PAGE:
[Bitcoin-development] Signature Blocks and URI Sign Requests

Mike Koss mike at coinlab.com
Tue Apr 3 23:37:01 UTC 2012


Alan, I'm coming in late to the conversation - do I understand that BIP 010
does not propose any changes to the protocol - but just an intermediate
data format that other clients might use to collect the need key material
to sign a multi-signature block?

If so - one might ask what the role of BIP's are if they actually do not
impact the protocol?

If there is any encapsulated data format that is expected to be interpreted
by clients - I'd call that a "protocol change"; but I take it in this
instance that you will transmit these signature block out of band from the
client ... yet they would have to be parsed and converted into a
Transaction Script once collected by SOME client?  Would we expect the
standard client do so?

Sorry if this has been discussed before - I'm trying to understand the
proposal.


On Tue, Apr 3, 2012 at 2:12 PM, Alan Reiner <etotheipi at gmail.com> wrote:

> **
> Just to clarify, I'm not proposing anything to the protocol itself.
> Simply that some applications might benefit from users being to sign
> messages with existing Bitcoin identities, and what can we do to
> accommodate that (out of band)?  It's not a high priority, but I think it's
> potentially useful, and most codebases already have everything they need in
> place to implement it.
>
>
>
> On 04/03/2012 04:04 PM, Peter Vessenes wrote:
>
> I don't think it's minimally invasive to layer PGP's web of trust on top
> of Bitcoin, in fact, the opposite.
>
>  From a certain angle, bitcoin exists as a sort of answer / alternate
> solution to the web of trust. Digital cash with an existing web of trust in
> place was a working concept in the mid-1990s, courtesy of David Chaum, I
> believe.
>
>  I totally agree on the kitchen sink concern; I would personally like to
> see something like a one-year required discussion period on all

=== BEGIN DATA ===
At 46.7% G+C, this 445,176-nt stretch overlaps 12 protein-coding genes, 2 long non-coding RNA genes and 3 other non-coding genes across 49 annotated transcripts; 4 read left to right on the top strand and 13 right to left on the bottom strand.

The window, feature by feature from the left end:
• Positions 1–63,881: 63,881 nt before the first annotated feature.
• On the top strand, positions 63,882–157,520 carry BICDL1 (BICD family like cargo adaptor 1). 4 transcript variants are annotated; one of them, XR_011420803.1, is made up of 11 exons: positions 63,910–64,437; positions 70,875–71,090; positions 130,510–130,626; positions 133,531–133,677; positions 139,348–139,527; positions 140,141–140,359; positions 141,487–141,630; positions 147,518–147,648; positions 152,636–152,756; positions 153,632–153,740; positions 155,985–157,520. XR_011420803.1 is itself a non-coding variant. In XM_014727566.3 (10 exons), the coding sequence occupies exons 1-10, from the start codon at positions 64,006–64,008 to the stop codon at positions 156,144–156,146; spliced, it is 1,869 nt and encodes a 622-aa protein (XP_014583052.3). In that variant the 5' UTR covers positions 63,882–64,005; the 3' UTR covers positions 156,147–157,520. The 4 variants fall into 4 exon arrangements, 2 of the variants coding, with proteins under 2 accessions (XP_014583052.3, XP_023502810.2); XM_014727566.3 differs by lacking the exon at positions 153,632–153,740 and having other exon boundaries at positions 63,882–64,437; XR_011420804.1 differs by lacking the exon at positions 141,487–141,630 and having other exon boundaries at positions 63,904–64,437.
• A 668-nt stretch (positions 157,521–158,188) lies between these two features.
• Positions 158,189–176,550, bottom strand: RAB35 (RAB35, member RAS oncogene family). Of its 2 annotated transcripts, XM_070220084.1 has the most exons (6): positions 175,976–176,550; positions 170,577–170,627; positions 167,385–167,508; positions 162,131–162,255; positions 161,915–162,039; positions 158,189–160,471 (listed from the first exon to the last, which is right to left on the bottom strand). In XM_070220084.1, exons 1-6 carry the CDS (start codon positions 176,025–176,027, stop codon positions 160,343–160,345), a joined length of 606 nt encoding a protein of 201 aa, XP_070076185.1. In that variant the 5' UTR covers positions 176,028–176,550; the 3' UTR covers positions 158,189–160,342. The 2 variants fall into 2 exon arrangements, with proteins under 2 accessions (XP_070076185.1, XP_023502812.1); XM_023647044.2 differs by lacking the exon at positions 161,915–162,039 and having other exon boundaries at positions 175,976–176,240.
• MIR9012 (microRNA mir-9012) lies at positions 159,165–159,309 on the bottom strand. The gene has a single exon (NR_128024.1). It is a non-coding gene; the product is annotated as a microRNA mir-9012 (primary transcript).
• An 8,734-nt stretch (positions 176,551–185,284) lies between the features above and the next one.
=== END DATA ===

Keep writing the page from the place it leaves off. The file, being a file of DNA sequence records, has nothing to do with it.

> non-security changes proposed to the blockchain protocol. We know almost
> nothing about how bitcoin will be used over the next 20 years; I believe
> it's a mistake to bulk up the protocol too rapidly right now.
>
>  There's a famous phrase from the founder of Lotus about Lotus'
> engineering process: "add lightness." The equivalent for protocol design
> might be "add simplicity." I'd like to see us adding simplicity for now,
> getting a core set of tests together for alternate implementations like
> libbitcoin, and thinking hard about the dangers of cruft over a 10+ year
> period when it comes to a technology which will necessarily include a
> complete history of every crufty decision embodied in transaction histories.
>
>  Peter
>
>
> On Tue, Apr 3, 2012 at 1:42 PM, Wladimir <laanwj at gmail.com> wrote:
>
>>
>>  On Tue, Apr 3, 2012 at 8:55 PM, Luke-Jr <luke at dashjr.org> wrote:
>>
>>> On Tuesday, April 03, 2012 2:46:17 PM Gavin Andresen wrote:
>>> > We should avoid reinventing the wheel, if we can. I think we should
>>> > extend existing standards whenever possible.
>>>
>>>  I wonder if it's possible to make sigs compatible with PGP/EC ?
>>>
>>
>> Or we could take a step back, further into "don't reinvent the wheel"
>> territory. Why not simply make use of PGP(/EC) to sign and verify messages?
>> It has many advantages, like an already existing web-of-trust and keyserver
>> infrastructure.
>>
>> I still feel like this is sign message stuff is dragging the kitchen sink
>> into Bitcoin. It's fine for logging into a website, what you use it for,
>> but anything that approaches signing email (such as S/MIME implementations
>> and handling different character encodings) is going too far IMO.
>>
>> Wladimir
>>
>>
>>
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>>
>
>
>  --
>
> Peter J. Vessenes
> CEO, CoinLab
> M: 206.595.9839
>
>
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>
>
>
>
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-- 
Mike Koss
CTO, CoinLab
(425) 246-7701 (m)

A Bitcoin Primer <http://coinlab.com/a-bitcoin-primer.pdf> - What you need
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